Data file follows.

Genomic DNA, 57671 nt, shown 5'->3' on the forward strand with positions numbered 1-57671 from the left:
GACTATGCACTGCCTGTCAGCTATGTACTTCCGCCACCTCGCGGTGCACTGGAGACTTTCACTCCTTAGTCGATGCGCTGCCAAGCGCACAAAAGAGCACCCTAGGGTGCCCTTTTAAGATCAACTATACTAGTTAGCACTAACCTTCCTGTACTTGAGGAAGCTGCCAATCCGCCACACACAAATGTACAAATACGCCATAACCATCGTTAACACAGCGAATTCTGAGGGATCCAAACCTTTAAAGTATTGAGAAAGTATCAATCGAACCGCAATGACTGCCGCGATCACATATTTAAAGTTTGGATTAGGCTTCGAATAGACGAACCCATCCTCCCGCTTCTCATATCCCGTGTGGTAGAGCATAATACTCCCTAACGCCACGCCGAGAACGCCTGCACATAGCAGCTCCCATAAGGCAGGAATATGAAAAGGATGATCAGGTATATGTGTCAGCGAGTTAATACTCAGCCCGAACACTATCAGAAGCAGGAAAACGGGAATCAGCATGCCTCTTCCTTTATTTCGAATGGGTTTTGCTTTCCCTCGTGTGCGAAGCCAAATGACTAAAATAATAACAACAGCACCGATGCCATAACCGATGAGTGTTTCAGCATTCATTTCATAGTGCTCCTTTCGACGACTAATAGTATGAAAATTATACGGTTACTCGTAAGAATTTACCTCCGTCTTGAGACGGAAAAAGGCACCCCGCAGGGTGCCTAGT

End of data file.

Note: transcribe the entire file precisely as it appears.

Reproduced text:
Genomic DNA, 57671 nt, shown 5'->3' on the forward strand with positions numbered 1-57671 from the left:
GACTATGCACTGCCTGTCAGCTATGTACTTCCGCCACCTCGCGGTGCACTGGAGACTTTCACTCCTTAGTCGATGCGCTGCCAAGCGCACAAAAGAGCACCCTAGGGTGCCCTTTTAAGATCAACTATACTAGTTAGCACTAACCTTCCTGTACTTGAGGAAGCTGCCAATCCGCCACACACAAATGTACAAATACGCCATAACCATCGTTAACACAGCGAATTCTGAGGGATCCAAACCTTTAAAGTATTGAGAAAGTATCAATCGAACCGCAATGACTGCCGCGATCACATATTTAAAGTTTGGATTAGGCTTCGAATAGACGAACCCATCCTCCCGCTTCTCATATCCCGTGTGGTAGAGCATAATACTCCCTAACGCCACGCCGAGAACGCCTGCACATAGCAGCTCCCATAAGGCAGGAATATGAAAAGGATGATCAGGTATATGTGTCAGCGAGTTAATACTCAGCCCGAACACTATCAGAAGCAGGAAAACGGGAATCAGCATGCCTCTTCCTTTATTTCGAATGGGTTTTGCTTTCCCTCGTGTGCGAAGCCAAATGACTAAAATAATAACAACAGCACCGATGCCATAACCGATGAGTGTTTCAGCATTCATTTCATAGTGCTCCTTTCGACGACTAATAGTATGAAAATTATACGGTTACTCGTAAGAATTTACCTCCGTCTTGAGACGGAAAAAGGCACCCCGCAGGGTGCCTAGT